Positive school climates can manifest in a number of different ways, but all positive school climates feature community members that feel safe, included, and accepted because the interpersonal relationships within the school are characterized by respect and inclusiveness. Schools can foster these relationships by including equity training and team building for staff in professional development, creating school wide plans to build strong student habits, and building curricula that are responsive to the diversity—both academically and culturally—of learners within the community.
Another way to develop a positive school climate is to prioritize open and frequent communication between the school and key stakeholders. Conducting surveys throughout the year to gather data about how students, parents, faculty, and staff members feel about how the school community functions or doesn’t. The data opens a dialogue between members of the community and provides an opportunity to find out what is currently working and what should be adjusted to improve the climate of the school. Being responsive to community feedback can increase student, community, and family engagement and trust within the school community.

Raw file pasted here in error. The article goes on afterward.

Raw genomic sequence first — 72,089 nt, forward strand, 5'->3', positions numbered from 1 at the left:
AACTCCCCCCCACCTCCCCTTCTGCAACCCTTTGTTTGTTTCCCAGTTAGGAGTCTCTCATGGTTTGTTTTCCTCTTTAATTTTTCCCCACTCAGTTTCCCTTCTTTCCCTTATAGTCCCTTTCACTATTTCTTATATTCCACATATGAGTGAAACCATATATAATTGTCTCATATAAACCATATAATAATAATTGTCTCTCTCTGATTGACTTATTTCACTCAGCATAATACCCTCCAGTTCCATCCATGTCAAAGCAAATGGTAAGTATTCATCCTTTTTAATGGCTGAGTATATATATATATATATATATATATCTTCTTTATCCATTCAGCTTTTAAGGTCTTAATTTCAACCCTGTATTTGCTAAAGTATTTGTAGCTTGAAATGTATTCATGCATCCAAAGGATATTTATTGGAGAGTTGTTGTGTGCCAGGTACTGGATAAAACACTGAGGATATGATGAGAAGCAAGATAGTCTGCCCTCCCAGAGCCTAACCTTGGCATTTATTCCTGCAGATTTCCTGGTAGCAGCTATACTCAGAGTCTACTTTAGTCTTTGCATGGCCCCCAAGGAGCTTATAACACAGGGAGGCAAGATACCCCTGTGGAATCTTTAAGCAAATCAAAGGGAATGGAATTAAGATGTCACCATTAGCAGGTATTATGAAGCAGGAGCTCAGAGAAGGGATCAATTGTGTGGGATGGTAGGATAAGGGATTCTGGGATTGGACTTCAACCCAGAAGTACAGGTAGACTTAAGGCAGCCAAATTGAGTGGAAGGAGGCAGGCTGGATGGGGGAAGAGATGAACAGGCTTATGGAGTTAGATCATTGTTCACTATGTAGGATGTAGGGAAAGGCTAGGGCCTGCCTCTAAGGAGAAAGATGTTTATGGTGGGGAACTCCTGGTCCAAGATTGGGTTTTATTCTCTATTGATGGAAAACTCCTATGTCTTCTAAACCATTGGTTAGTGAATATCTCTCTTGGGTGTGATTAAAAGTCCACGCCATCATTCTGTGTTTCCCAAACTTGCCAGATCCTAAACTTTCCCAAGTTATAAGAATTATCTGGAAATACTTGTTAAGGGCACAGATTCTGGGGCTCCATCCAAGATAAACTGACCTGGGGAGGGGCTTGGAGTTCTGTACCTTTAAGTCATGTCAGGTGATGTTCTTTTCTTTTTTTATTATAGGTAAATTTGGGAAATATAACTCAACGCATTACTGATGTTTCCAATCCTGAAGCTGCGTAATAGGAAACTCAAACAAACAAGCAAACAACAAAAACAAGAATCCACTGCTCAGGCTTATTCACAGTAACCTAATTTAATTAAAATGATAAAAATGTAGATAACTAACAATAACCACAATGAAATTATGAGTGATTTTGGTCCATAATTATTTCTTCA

The choices a school makes about academic and character development also contribute to the school climate. In a positive school climate, academic curricula are culturally responsive, appropriately rigorous, and address the diverse needs of learners. A purposeful character development curriculum directly teaches and models for students the habits that are critical to their success. Through acknowledging and incentivizing students when they exhibit these habits, the school climate benefits from positive, safe, and inclusive classrooms, where culture killers such as disrespect and bullying are diminished.